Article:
Sunday, November 20, 2011

Headphone Dilemma

I'm getting ready to introduce the iTouches to the kids. The only thing holding me back now is having enough head phones for the kids to wear. Here are my thoughts on having individual sets or class sets:

The cheapest I can find headphones are 4.99 a pair. We can't use the ear buds because they are too large to fit into the firstie's ears. I would have to purchase 18 pairs. The kids could all use the same ones, as I've done for the Shuffles. Then I would only need 4 additional pairs.

Asking so much already:
I've already asked for class money to help pay for class parties, but then the small amount I got I used towards ball chairs (that I can no longer use). Should I ask for parents to pitch in for a pair if they don't want their kid to share with others, and then pick up the tab for those who don't? Gotta keep it equitable.

Parent Choice?:
Do I let the parents send in their own, or have a set price and purchase them so they are all the same?

Licing on the Cake:
Um, would you want to share headphones with the Class Lice? I think I would pass.

Just thinking out loud. Would love to hear ideas and suggestions.

Thinking ahead to the short week...I hope it is free of parasites and dog poo. I don't think I can take on much more. I can't imagine what could be next....well, I could, but I won't in case there is some suggestive power of thought.

National Dialogue about Working Class

It's difficult to explain how it feels to have your state government undermine your profession and passion. Those who teach in Ohio, and us in Wisconsin, can hardly put into words how unsupported, demoralized and attacked our Governors have made us feel. Ohio pulled together and overruled; our eyes are now turned to our state government here in Wisconsin.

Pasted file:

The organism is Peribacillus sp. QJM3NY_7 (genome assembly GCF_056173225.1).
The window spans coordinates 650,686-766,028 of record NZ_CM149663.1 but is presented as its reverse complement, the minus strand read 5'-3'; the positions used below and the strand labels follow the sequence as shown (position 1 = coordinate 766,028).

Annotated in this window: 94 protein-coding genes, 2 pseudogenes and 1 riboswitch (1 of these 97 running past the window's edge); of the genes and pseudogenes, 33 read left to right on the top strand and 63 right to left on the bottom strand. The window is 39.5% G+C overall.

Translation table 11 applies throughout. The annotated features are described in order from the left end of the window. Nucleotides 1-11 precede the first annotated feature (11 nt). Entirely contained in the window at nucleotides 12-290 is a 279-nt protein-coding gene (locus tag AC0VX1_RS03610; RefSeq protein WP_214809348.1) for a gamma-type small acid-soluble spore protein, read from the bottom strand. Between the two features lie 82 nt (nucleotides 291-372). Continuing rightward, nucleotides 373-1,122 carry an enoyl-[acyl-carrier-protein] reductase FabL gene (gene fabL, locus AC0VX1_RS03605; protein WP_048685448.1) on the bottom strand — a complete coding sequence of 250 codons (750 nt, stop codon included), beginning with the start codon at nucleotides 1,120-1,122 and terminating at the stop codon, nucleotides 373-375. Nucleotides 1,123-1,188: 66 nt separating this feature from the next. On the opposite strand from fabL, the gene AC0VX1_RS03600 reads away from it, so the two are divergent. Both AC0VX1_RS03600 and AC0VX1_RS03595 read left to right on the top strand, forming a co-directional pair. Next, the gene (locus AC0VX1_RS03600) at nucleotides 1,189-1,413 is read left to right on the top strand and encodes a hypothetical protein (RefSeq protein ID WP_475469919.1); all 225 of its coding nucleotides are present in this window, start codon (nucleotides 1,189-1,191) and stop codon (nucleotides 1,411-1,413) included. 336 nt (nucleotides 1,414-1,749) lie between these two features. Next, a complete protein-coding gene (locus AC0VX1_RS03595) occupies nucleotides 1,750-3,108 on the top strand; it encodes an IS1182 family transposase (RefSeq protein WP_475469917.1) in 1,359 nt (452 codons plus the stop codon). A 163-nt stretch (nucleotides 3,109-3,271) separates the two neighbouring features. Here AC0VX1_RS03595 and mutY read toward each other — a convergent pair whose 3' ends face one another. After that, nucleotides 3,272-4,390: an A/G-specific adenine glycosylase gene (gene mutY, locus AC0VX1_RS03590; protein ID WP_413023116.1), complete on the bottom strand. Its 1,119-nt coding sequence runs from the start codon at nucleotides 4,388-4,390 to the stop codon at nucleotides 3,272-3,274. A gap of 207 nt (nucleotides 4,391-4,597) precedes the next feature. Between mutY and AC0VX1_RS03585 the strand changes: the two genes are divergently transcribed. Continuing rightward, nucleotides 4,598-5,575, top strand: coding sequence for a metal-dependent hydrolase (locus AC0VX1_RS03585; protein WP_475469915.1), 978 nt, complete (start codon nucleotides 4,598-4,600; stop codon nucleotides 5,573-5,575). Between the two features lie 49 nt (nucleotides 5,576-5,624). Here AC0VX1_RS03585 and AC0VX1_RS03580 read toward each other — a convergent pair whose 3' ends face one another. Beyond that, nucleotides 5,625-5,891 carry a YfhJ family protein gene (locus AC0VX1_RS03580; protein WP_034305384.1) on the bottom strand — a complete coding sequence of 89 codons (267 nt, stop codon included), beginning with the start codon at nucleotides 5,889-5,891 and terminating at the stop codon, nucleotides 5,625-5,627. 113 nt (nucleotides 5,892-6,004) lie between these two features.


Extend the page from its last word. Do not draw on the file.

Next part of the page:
I'm pretty sure that no one anticipated the 2010-11 school year evolving like it did. In Hudson, a border town that gets all it's news from the Twin Cities, Madison was barely on our radar. Shame on us for not paying closer attention to state and local politics. It took a nightmare to wake us up. Now our eyes are turned towards Madison, and we are fearful of turning our backs on what has become the worst predator of public education.

Governor Walker has been pummeled with name-calling; he's a moron, an idiot, imbecile. I have to disagree. Even though it is highly satisfying to think of him as a stupid man, I think his plan was smart marketing. He had an agenda he wanted to push through, and he needed an enemy. Polarize communities and get results. Bring the fight into homes and towns and you can sit back and watch the dominoes topple. Of course, you need to have a scapegoat - one that folks love to vilify.

Bring in the public workers.

Isn't it true that they have it better than everybody else? Unbeatable benefits, lengthy vacations, unbelievable retirements. They work half as much as everyone else, but get four times the perks. And those teachers...lazy, whiny, ungrateful.

I think Walker knew exactly what he was doing when he launched his insidious attack. He had the smarts to do something that Ohio didn't; he exempted our fire fighters, our police officers, and our emergency workers. You can't slant a congregation against our bravest in a post-9/11 nation. But leave them out of the fight, and you take away the greatest emotional outrage. What's left are the people that the people love to hate - state workers and the teachers.

My heart broke last year as I was told, in our papers, on blogs, and in the right media, that I was greedy, unbending, and self-serving. If I defend myself, I'm defending my lazy and egocentric livelihood.

Here's an invitation: come and spend a day with me and my students. Let me show you what it means to be a teacher. I can't say anything that won't be construed as hiding the truth of my cushy lifestyle. So let me show you.

Saturday, November 19, 2011

The Licing on Top of the Cake

We have The Lice. That's what my daughter called it when she was in Kindergarten - "Mommy, we have The Lice in school."

The first graders couldn't understand why I was bagging up all of the pillows, and I explained that there was head lice in the school (trying to not say we had lice in our class). When another student walked in the from the bathroom and asked why the pillows were getting bagged a student stood up and yelled excitedly "We have high lighters! We have high lighters!". They may be a tough crowd, but they sure do make me smile.